Gary Workman - Portrait - Drummond Street Carlton

For too long, Australia has had an obsession with students going to university. More than  65  per cent of our youth go straight into ­university from secondary school without understanding the employment and career pathway options that are available.

This isn’t the best outcome for many kids. It’s also a disaster for many businesses, which are crying out for apprentices to fill skills ­shortages.

In Tuesday night’s Budget, the federal government promised half a billion dollars to fix this state of affairs. Encouragingly, the package seems to have been informed by a thorough ­review conducted by Steven Joyce into strengthening skills in Australia.

The report emphasises the importance of a skills-matching approach which would “retain the best features of a responsive local system while ­ensuring nationally consistent funding”.

This is important remedial work on our current system.

It’s no use if kids are learning skills which don’t lead to jobs.

The Swiss system is considered the international gold standard, and the Joyce Review recommends many of the key elements that make it work.

The system is based around business requirements: these needs determine what vocational training places are available. Local apprentices are matched to opportunities.

In Australia, we’re still geared to teaching skills regardless of whether there are matching jobs available in the local employment market.

The ­result is too many trained workers in certain areas and not enough in ­others. If you’re not keen on leaving your home town, it’s important you learn skills that are needed there.

Another recommendation of the Joyce Review centres around educational pathways.

At the end of Year 10, kids can choose to leave school, though the majority choose to stay on in Aust­ralia.

When they leave, they have to find their own way into a trade, job, or further education with a little bit of counselling.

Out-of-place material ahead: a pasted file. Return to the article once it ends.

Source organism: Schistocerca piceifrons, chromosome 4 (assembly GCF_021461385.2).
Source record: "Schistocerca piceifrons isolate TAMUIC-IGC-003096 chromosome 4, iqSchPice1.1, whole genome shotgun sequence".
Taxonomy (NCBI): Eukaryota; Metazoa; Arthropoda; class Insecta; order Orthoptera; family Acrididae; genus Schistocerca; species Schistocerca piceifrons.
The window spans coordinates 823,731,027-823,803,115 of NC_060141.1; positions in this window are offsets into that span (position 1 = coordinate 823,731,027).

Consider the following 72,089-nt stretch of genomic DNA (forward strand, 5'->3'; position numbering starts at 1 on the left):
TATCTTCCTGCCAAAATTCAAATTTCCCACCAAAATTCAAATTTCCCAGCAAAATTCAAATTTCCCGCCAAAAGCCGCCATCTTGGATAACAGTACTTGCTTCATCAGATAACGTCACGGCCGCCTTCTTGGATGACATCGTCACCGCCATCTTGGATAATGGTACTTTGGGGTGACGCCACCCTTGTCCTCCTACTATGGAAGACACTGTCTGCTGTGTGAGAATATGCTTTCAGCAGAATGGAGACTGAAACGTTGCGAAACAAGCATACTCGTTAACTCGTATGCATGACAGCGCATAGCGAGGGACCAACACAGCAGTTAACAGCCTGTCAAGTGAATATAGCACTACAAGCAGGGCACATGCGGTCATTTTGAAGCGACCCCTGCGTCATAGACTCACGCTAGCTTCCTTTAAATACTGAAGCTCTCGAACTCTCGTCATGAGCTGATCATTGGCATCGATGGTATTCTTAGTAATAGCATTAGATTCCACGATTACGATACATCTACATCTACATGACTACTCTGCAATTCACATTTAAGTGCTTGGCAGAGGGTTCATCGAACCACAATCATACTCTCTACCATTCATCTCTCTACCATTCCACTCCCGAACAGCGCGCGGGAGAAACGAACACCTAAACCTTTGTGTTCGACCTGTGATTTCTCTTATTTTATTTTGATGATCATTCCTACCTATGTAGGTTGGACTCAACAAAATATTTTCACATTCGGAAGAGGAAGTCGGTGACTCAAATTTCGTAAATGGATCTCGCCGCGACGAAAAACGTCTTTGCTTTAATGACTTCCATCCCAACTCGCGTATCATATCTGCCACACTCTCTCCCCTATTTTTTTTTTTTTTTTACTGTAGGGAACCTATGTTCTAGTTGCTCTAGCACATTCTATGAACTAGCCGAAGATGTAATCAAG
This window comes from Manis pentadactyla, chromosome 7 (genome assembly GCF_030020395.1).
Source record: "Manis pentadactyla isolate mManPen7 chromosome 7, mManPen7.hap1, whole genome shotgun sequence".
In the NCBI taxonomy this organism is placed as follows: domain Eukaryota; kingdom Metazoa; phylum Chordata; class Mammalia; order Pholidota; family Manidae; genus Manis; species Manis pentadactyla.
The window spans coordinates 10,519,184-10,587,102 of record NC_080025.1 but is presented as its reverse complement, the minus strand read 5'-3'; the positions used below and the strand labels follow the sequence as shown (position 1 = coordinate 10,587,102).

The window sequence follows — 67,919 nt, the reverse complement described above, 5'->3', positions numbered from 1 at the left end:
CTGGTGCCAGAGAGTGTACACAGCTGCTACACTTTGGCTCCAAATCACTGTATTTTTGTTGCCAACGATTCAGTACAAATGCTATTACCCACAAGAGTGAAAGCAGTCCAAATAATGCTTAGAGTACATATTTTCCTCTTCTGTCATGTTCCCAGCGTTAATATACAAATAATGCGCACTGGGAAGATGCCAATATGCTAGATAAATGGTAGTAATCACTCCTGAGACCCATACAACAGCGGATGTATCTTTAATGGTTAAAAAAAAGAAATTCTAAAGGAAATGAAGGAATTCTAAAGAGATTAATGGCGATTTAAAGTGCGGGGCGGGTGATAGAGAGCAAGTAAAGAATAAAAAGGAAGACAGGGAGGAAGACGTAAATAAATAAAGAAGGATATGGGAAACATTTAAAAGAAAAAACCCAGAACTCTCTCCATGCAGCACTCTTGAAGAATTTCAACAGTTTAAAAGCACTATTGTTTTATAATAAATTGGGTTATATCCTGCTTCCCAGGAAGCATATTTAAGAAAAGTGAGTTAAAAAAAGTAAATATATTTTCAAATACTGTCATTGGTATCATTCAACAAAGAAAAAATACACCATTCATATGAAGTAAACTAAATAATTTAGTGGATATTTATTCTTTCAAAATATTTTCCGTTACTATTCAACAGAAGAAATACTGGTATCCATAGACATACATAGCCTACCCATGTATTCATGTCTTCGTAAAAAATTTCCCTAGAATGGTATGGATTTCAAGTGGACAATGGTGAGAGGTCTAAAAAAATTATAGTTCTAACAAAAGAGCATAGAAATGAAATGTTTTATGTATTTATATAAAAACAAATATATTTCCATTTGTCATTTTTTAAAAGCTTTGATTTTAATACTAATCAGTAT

By contrast, in Switzerland, vocational education and training starts in Year 8, alongside regular schooling.

Career guidance and counselling is provided from the age of 12 and caters for multiple work experience trials, where young people get to experience a range of professions as they decide what direction they’ll choose when they turn 15.

Apprenticeships aren’t just common for traditional “blue ­collar” trades, but also for “white ­collar” professions such as engineering and banking.

The results speak for themselves.

Unemployment in Switzerland was 2.6 per cent in 2018, against Australia’s 5 per cent.

What’s more, youth unemployment in Switzerland is at similar levels to the very low adult rate.

In Australia the unemployment rate for young people aged 15-24 years is around 11.5 per cent, approximately 6 per cent higher than our ­national overall unemployment rate.

There’s another important feature of the Swiss system, which the Joyce Review includes in its recommendations: lifelong learning.

In Switzerland, an apprenticeship is the first step on a journey that can lead anywhere, including into the C-suite.

Many Swiss CEOs and chairmen started their career through the VET system.

In a 2018 speech to the International Congress on Vocational and Professional Training, US Secretary for Education Betsy DeVos confessed her surprise that both the CEO of UBS, Sergio Ermotti, and Lukas Gahwiler, the chairman of UBS Switzerland, started their careers as apprentices.

The Swiss system is designed to encourage people to undertake an ­apprenticeship first, regardless of their ultimate goals, and 70 per cent of all school leavers follow this path at age 15. It is not unusual for a person to go on to university after completing an apprenticeship. It’s simply the logical next career step for some.

We have some hard yards to do in Australia to get back to this kind of common sense. Along with much of the rest of the world, Australia parted ways with the Swiss in the 1960s and ’70s, when we started increasing ­places available at universities, and reduced support to the VET system.

Just under half of Australian school leavers now choose the VET path. Most of them will never consider going on to study at university.

The university pathway also turns out not to be ideal for many. The Joyce Review notes concerns that “students who would otherwise thrive in VET careers are being directed ­towards higher education options where they may not succeed”.

There are high drop out rates in the first year of university among some groups of school leavers.

Others find their university degree was ­simply unnecessary and end up following a vocational pathway.

It is encouraging that both major parties are prioritising vocational education in the lead up to the federal election.

Australia already has a good vocational education sector, which just needs some support to become world-class.

If the recommendations of the Joyce Review are adopted we will be well on our way to competing with the Swiss.

Let’s hope then that this common sense approach receives bipartisan support. It’s Australia’s time to ­become an education powerhouse.

Gary Workman is CEO of the Apprenticeship Employment Network

Listen to Gary on the ABC’s Conversation Hour